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Currently one of the websites I'm visiting blocks all VPN traffic from services like privateinternetaccess, torguard, and other vpn providers. How can one prevent VPN detection without exposing their IP address?

The service I'm trying to use is banned in my country, which is why I need to use a VPN, but it seems that this service now has banned all VPNs too. What are some solutions and how can they even detect that I'm coming from a VPN?

  • You might could setup an OpenVPN server on a cheap VPS from another country and then connect to that. They're probably detecting if the IP address you're using is on an IP range that are known to be VPN IP addresses for those particular services. – xorist Aug 28 '18 at 17:59
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Lets handle this question as two different:

How can they even detect that I'm coming from a VPN?

It's not that hard to look if someone is coming from a VPN provider. Most of them are using static IP addresses. There are lists of their exit gateways. They block this IP and no one can come through. Even if they don't use such type of an address they just need to make an automatic DNS reverse lookup and see that this have to be a VPN provider.

If this also don't work, you can look into the round trip time of a tcp ack. If it lasts too long you are able to take this as an indicator.

What are some solutions?

That's a bit tricky. If you are into VPN's I would suggest to rent a Server in a country where the Website is allowed. After that you should set an OpenVPN Server up. Maybe this Tutorial helps you. Connect to your own server and surf on this site.

  • I don't think you can determine if an IP address is running a VPN or not based only upon if lots of users are connecting from the same IP address. This doesn't make much sense. Consider cellular networks, as well as corporate networks. I highly doubt this is how they discern which of their traffic is coming from a VPN. Also, you specifically mentioned "It's not hard to look if someone is coming from a Open VPN provider", then continued to explain using the above approach. I don't think this can be considered factual or good enough for an answer since it's mostly assumptions. - my reason for dv – xorist Aug 28 '18 at 18:19
  • Actually this is best practise of big companies. They are using lists of IP´s and there amount of user they are coming from them. If they have a clearly suspicious behavior like creating accounts or do other stuff they know it's from an VPN and no residental location. Why do you think it won't work to set up an OpenVPN Service on a server outside the country? And why should this be an assumtion? – CD Rohling Aug 28 '18 at 18:30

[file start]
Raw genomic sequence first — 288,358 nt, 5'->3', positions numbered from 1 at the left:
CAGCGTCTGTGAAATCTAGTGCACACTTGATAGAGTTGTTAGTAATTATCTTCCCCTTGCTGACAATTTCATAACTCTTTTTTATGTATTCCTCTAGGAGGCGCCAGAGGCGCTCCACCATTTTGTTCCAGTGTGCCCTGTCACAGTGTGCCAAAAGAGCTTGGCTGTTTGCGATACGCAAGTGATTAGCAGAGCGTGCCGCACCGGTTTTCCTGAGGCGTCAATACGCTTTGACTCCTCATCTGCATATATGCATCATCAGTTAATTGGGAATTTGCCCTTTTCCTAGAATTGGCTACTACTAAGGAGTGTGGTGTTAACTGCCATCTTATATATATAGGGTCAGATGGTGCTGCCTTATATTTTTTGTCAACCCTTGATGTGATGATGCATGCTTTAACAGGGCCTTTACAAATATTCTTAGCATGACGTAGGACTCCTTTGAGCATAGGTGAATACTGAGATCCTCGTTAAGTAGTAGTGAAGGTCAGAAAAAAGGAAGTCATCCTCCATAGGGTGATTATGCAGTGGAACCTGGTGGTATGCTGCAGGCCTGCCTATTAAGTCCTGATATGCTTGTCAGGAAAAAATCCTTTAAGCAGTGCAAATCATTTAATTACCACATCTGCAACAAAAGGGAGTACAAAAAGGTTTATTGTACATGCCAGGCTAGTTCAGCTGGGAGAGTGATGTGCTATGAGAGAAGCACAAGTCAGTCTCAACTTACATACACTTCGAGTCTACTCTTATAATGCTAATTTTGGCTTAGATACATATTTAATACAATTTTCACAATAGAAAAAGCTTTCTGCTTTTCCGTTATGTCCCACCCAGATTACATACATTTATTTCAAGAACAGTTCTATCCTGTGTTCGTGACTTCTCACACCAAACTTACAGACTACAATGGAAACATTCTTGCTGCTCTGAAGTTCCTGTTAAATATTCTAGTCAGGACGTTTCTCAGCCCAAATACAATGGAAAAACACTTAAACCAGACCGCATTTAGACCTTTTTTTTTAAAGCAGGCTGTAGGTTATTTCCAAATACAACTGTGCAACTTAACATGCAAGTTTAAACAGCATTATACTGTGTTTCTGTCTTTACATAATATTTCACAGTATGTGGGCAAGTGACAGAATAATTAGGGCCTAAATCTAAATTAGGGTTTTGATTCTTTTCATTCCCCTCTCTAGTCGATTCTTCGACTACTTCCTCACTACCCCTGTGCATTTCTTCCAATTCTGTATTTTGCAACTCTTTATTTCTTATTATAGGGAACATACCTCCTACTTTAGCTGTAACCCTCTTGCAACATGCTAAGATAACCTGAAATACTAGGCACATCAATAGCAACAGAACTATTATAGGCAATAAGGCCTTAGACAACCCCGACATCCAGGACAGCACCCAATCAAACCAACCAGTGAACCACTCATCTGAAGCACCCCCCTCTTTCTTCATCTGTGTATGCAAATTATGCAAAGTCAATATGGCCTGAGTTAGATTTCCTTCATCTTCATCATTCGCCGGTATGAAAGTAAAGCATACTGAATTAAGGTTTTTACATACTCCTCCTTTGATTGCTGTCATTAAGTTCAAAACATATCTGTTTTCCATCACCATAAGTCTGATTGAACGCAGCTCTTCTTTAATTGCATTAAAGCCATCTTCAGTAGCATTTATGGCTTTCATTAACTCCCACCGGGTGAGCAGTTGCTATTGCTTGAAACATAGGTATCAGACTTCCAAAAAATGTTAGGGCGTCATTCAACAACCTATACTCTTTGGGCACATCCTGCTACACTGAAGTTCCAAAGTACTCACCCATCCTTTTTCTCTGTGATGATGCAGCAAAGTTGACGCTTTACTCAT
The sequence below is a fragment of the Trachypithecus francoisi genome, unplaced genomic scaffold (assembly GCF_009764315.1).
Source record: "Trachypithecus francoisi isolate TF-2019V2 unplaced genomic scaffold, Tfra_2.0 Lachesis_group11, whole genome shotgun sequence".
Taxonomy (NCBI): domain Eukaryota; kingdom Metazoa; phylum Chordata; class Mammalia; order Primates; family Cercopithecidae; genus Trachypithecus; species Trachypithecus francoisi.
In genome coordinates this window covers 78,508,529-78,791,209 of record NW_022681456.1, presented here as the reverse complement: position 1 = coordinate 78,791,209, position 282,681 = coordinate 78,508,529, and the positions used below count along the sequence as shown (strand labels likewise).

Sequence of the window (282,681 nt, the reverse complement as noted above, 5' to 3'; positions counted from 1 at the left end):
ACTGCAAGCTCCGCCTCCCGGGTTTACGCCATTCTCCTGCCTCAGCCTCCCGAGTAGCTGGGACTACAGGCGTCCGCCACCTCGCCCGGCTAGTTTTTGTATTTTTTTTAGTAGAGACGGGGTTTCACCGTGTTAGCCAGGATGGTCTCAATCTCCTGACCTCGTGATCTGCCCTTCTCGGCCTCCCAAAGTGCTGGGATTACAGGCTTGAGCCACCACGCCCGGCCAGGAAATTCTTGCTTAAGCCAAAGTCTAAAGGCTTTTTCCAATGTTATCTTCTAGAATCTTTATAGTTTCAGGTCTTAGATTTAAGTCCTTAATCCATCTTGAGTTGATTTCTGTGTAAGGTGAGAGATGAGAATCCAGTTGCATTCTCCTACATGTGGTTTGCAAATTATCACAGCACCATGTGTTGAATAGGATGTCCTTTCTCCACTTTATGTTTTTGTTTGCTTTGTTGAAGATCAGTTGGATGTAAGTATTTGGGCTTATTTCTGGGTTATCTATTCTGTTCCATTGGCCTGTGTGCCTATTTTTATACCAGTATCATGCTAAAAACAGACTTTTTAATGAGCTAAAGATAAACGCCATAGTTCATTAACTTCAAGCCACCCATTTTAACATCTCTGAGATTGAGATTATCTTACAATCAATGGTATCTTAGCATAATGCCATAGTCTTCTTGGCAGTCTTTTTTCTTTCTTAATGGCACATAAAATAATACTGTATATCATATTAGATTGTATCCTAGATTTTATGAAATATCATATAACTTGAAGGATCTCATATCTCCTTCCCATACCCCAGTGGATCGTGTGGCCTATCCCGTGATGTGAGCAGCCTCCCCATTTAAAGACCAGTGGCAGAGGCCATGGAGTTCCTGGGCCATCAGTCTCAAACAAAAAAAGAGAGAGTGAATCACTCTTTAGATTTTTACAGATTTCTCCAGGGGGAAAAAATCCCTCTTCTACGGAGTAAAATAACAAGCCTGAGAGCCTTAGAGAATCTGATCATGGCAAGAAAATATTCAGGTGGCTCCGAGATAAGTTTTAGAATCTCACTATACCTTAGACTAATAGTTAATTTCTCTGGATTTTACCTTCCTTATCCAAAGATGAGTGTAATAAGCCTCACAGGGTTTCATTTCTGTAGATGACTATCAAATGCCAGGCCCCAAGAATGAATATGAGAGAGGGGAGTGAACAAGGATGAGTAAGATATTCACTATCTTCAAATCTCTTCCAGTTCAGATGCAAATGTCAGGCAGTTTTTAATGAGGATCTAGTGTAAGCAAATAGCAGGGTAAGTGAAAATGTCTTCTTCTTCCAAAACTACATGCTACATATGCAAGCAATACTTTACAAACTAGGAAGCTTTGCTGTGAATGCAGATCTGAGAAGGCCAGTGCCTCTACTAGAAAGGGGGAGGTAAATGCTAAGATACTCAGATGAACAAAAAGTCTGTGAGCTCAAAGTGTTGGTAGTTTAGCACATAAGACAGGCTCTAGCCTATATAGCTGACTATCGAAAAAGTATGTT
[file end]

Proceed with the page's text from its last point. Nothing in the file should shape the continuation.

• Suspicious behavior is not connecting, though. What you're referring to are called "IP Blacklists" and the listed addresses contained in them are hardly determined by volume of connections, unless they're pointless connections like Ping of Death – xorist Aug 28 '18 at 18:38
  • As for your question to me about why I think it won't work; I never said that I don't think it will work. I think the second bit of your response was accurate, but I'm pointing out that the first, larger portion wasn't necessary and by most it's inaccurate. – xorist Aug 28 '18 at 18:40
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One thing you could try

I have to make a few assumptions to answer this question, considering I do not know what measures the website has in place to avoid access through a VPN. As a result, this method may or may not work.

If you are able to find a cheap VPS host, you could setup your own VPN on that VPS. In case you didnt know; a VPS is a Virtual Private Server and a VPN is a Virtual Private Network. I suggest searching for the best way to go about setting up the server once you've got a VPS to work with or following one of the tutorials I've linked below. Usually depending on how much you spend, it may not be the fastest, but it could quite possibly get the job done. Make sure that the IP address the server you rent is labeled to a country that is allowed to access the website you're attempting to connect to.

As a side note, I recommend using the SoftEther VPN Server software for a Windows based VPS, but if you use a Linux based VPS, I suggest using OpenVPN Server. There are some excellent youtube tutorials for setting these up. I provided one that I found for each of them in links below.

Softether VPN Server Software Setup Tutorial (For Windows VPS)

OpenVPN Server Software Setup Tutorial (For Linux VPS)

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